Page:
The Southwestern Historical Quarterly, Volume 70, July 1966 - April, 1967 Page: 521
East Texas State Teachers College to permit him to take a special
entrance examination. He placed second in a group of one hun-
dred and forty.
This summary of the farm-to-college theme, though it indi-
cates the general narrative trend, does not reveal the richness
and emotional value of Mr. Owens' book. This Stubborn Soil
has much to say to the social historian, the folklorist, and the
student of American dialect. Picking cotton, "muddying" for
fish, making poke pickles, building a clay chimney, maturing
cider by burying it, cooking hoecake, being saved at camp meet-
ings-all of these and many other aspects of life around Pin
Hook have their place. An unstrained poetical overtone is pres-
ent at all times. Mr. Owens' own language is simple and dig-
nified, with no heightened effects, and the fine idiomatic tongue
of his people always rings true and is often poetical.
University of Texas WILSON M. HUDSON
The Ku Klux Klan in the Southwest. By Charles C. Alexander.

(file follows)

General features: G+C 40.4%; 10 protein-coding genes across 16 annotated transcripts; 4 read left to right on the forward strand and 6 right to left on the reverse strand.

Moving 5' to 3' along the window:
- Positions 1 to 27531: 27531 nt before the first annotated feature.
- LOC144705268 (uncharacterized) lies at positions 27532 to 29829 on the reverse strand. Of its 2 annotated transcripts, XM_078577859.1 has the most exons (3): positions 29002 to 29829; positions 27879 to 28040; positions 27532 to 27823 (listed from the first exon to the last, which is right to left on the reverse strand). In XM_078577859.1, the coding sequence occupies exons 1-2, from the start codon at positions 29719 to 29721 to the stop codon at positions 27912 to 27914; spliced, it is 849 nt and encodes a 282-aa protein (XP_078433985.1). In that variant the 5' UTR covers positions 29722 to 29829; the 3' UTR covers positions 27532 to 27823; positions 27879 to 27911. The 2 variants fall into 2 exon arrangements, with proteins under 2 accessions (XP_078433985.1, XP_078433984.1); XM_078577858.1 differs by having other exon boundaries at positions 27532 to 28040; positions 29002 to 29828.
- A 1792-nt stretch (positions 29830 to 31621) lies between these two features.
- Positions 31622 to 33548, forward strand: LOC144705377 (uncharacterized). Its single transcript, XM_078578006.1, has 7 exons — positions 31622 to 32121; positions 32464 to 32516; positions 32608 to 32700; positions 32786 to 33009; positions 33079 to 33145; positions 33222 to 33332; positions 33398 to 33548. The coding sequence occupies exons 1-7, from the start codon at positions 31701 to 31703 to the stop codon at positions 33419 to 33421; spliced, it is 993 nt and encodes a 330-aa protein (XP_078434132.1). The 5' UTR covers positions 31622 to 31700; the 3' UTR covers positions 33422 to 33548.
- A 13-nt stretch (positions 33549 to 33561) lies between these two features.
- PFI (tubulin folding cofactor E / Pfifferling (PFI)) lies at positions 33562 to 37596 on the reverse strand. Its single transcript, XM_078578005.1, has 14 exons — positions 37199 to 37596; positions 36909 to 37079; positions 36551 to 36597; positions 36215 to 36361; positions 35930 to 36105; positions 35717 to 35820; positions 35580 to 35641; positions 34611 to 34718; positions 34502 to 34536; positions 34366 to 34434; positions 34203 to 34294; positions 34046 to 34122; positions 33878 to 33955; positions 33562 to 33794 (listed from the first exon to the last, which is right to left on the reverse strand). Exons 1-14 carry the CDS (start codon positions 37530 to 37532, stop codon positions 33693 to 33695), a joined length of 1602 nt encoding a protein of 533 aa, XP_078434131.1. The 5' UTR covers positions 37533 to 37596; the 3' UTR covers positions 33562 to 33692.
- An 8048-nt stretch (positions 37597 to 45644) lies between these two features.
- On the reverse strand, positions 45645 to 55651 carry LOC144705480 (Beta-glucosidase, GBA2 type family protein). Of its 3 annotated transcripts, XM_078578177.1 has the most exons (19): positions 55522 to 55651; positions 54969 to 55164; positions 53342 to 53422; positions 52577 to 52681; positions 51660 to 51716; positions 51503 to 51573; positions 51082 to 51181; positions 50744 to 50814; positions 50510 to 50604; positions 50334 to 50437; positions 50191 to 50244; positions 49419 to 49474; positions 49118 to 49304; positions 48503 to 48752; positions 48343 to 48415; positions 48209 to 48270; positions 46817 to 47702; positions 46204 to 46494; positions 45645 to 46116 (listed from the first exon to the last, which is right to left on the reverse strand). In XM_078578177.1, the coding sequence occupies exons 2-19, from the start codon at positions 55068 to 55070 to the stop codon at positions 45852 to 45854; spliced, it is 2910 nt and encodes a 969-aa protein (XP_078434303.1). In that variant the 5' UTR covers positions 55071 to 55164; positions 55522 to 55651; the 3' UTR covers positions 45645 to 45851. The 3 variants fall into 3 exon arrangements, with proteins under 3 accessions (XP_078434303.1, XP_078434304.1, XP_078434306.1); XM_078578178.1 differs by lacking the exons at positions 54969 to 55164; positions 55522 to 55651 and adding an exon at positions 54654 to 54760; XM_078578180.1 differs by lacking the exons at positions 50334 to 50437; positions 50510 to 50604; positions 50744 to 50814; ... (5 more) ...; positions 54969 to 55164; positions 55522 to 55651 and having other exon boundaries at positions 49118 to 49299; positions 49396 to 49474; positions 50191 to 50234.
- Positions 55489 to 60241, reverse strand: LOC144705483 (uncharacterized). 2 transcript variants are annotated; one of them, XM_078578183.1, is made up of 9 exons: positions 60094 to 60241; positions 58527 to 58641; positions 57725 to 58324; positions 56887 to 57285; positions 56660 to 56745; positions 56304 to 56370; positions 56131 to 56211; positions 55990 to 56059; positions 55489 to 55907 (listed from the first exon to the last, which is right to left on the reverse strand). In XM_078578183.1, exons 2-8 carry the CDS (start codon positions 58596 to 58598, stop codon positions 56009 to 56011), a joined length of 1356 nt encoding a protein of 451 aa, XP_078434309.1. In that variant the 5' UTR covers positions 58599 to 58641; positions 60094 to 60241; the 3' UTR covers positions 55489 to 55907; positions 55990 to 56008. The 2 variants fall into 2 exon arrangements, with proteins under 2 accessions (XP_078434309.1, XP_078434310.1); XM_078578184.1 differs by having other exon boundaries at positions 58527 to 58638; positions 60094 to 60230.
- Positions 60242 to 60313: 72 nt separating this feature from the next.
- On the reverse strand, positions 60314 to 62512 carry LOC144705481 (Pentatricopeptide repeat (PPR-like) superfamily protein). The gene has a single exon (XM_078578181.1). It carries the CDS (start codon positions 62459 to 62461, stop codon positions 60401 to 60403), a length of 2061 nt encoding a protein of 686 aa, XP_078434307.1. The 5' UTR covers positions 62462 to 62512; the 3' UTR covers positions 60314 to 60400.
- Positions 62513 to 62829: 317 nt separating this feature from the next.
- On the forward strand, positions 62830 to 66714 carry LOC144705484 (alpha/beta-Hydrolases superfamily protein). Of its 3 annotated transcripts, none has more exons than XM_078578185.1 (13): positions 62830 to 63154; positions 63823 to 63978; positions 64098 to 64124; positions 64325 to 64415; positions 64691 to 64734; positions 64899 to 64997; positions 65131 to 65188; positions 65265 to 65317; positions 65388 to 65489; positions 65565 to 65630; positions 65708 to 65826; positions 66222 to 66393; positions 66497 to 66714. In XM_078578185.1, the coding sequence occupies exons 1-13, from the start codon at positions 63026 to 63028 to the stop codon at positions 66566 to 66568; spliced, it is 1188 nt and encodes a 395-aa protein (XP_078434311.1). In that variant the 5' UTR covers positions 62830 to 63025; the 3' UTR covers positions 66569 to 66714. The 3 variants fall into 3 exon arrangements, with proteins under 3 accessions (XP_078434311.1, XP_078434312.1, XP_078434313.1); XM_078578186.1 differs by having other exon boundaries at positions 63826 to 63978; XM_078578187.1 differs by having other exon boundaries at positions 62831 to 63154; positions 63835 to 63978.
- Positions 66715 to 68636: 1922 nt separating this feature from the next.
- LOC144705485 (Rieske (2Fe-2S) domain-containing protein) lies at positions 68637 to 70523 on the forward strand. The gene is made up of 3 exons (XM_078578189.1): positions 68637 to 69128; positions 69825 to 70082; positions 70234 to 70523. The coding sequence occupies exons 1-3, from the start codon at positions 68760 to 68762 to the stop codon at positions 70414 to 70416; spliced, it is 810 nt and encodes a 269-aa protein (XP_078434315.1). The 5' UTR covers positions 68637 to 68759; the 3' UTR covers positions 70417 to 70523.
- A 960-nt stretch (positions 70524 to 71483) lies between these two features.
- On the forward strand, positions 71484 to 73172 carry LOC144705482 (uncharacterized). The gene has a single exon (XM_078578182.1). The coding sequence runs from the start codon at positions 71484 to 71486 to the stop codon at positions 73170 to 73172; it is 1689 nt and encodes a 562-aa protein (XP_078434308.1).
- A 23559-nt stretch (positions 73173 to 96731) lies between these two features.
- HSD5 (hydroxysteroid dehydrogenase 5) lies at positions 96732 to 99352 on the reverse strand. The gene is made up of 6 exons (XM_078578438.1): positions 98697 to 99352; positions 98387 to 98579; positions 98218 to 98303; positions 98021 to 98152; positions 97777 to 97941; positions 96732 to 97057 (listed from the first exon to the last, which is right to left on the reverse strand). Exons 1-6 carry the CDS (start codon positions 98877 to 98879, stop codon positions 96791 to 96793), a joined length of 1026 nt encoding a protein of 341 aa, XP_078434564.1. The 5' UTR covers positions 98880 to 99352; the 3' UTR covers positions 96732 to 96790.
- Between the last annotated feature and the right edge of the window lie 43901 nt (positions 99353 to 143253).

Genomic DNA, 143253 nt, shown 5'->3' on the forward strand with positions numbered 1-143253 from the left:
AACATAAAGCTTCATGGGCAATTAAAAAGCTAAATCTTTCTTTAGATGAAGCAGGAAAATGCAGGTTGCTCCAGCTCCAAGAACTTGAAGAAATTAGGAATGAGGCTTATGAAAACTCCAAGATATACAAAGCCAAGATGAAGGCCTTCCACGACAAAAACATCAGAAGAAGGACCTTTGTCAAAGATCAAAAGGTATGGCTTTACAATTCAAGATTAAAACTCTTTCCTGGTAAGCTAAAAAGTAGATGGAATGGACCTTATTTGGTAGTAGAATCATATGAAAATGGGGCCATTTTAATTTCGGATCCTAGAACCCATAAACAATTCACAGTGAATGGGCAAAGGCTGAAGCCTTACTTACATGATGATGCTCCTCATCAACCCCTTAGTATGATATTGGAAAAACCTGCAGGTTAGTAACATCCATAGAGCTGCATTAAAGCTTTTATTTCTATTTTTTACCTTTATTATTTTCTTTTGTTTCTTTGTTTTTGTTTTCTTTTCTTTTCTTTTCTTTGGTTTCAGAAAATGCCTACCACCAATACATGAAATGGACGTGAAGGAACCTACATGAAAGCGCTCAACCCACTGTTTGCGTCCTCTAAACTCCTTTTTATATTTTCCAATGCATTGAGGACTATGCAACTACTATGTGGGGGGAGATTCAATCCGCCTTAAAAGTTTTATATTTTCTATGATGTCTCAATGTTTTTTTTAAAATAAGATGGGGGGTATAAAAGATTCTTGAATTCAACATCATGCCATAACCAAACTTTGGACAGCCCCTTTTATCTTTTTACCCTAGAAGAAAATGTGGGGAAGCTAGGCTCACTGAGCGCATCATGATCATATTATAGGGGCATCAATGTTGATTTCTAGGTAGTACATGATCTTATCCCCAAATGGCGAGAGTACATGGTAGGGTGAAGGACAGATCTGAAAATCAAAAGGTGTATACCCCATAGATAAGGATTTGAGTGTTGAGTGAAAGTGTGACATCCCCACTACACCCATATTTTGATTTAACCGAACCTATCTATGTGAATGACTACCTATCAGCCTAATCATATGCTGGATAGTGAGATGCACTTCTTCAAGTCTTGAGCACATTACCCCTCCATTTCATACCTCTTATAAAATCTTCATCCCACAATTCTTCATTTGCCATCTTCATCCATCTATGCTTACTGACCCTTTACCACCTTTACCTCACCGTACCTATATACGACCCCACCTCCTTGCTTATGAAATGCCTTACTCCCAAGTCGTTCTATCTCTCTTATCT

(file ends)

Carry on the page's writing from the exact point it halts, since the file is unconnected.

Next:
Lexington (University of Kentucky Press), 1965. Pp. xvi
+288. Bibliographical notes and index. $6.00.
Like most subterranean movements the history of the twentieth-
century Klan must remain forever in large part unknown. It left
few manuscript records, and most of its surviving members now
refuse to talk. Thus we can hardly blame Professor Alexander
if the story he tells is less complete at some points than we might
wish, for he has had to rely mainly on general newspapers and
court records for the facts that comprise this sordid tale. Few
files of Klan publications in the Southwest were preserved, the
author discovered-an unfortunate circumstance that should
cause present-day librarians and archivists to examine their own
criteria for the collection of historical materials, lest they follow
their shortsighted predecessors in neglecting to keep the source
materials historians someday are certain to want.
A chief purpose of this book, the author states, is to test the
validity of generalizations hitherto made about the Klan. Be-
cause of Alexander's work some of these now appear to be un-
tenable so far as the Southwest is concerned. There the Klan
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Texas State Historical Association. The Southwestern Historical Quarterly, Volume 70, July 1966 - April, 1967, periodical, 1967; Austin, Texas. (texashistory.unt.edu/ark:/67531/metapth101199/m1/549/ocr/: accessed July 23, 2016), University of North Texas Libraries, The Portal to Texas History, texashistory.unt.edu; crediting Texas State Historical Association.